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13 Canadian cleantech firms make the Global Cleantech 100 list

Canadian cleantech companies

Canadian cleantech companiesCanadian clean technology companies are well-represented in this year’s Global Cleantech 100, an international ranking which includes 13 Canadian companies, seven of which are from the province of BC alone.

Reviewed by a panel of 86 venture capital and investment fund managers, the Cleantech 100 draws upon a nominated list of 12,300 for-profit companies not listed on any major stock exchange. The final group of 100 comes from 18 different countries and spans across six categories within the sustainability and green technology sector, including agriculture and food, energy, transportation, resources, chemicals and manufacturing.

Created by San Francisco-based Cleantech Group, the 2018 list shows that agriculture and food and transportation and logistics were the biggest movers this past year.

“Energy and power remains the most represented industrial segment in the 100, but the other two are represented more and more, year on year, and these two are undoubtedly showing the strongest change dynamics right now,” said Richard Youngman, CEO of Cleantech Group, in a press release.

Canada’s 13 finalists are a new record for the ranking, now in its ninth year. Lynn Côté, Cleantech Lead for Export Development Canada (EDC), says that clean technology needs to keep growing in Canada if we’re going to compete on the international stage in addressing the planet’s energy and environmental needs.

“There’s a worldwide effort underway to make the transition to a clean-growth economy,” says Côté to Cantech Letter. “This has created a massive demand for new technologies. The global cleantech market is estimated to be US $1 trillion and expected to surpass US $2.5 trillion by 2020.”

Global Cleantech 100 thirteen finalists from Canada are Awesense Wireless, ecobee, Enbala Power Networks, Farmers Edge, Semios, Terramera, Mine Sense Technologies, Axine Water Technologies, Carbon Cure, Enerkem, GaN Systems, Opus One Solutions, and Saltworks Technologies.

EDC, a government-owned credit agency, has seven of the 13 finalists as customers. “Often these companies are trying to disrupt markets or create new ones altogether,” says Côté. “Unfortunately, there are not a lot of options to secure financing in Canada because of the level of risk involved with emerging technologies. So, it’s critical that we support their efforts to scale up and become global competitors.”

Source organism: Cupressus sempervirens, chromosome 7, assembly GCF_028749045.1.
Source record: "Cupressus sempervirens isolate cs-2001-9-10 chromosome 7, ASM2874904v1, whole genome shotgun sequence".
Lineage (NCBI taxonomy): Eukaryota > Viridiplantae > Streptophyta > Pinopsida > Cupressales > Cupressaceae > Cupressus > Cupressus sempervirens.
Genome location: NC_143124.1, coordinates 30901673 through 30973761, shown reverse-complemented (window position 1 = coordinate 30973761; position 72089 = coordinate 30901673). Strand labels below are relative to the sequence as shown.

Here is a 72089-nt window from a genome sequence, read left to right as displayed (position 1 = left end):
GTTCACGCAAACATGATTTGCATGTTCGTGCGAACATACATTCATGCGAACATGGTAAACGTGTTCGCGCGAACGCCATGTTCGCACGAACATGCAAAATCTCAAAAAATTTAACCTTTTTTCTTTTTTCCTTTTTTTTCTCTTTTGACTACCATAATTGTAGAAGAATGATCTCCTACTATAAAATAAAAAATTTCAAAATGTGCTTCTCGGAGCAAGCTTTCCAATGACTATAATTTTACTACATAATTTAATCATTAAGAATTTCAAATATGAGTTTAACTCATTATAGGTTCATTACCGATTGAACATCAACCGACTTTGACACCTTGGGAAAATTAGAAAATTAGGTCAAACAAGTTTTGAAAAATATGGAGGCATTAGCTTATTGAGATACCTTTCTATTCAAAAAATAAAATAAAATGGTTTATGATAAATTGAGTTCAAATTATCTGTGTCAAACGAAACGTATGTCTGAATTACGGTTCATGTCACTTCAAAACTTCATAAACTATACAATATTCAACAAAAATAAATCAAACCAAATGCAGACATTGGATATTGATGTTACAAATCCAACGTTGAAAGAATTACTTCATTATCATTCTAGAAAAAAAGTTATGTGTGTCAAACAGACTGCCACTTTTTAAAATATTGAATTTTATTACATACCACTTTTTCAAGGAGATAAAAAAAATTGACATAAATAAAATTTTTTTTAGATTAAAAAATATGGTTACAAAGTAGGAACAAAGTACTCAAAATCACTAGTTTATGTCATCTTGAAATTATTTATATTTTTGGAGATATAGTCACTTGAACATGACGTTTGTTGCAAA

Seven companies on the list are also from BC, including Awesense Inc., which provides real-time monitoring and loss reduction of energy grids. Awesense received this year’s GE Innovation Award for the Cleantech 100, given to the company that “best represents GE’s innovation themes in smart power.”

“The demand for solutions to tackle climate change for the future of clean economies is massive. Companies just need support to take full advantage of it,” said Mischa Steiner, CEO of Awesense, in an EDC press release.

The federal Liberal government has promoted clean tech as one of the key pillars of its innovation program. At a recent announcement of new funds for developing mining-related technology, Navdeep Bains, Minister of Innovation, Science and Economic Development stated, “Our government’s investments in clean technology reflect our commitment to protecting the planet. But they also point to our clear and strategic direction for economic development through innovation. That’s because innovations in the clean tech sector can lead to products and services that will have an impact on all sectors of the economy.”

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About The Author /

Jayson is a writer, researcher and educator with a PhD in political philosophy from the University of Ottawa. His interests range from bioethics and innovations in the health sciences to governance, social justice and the history of ideas.
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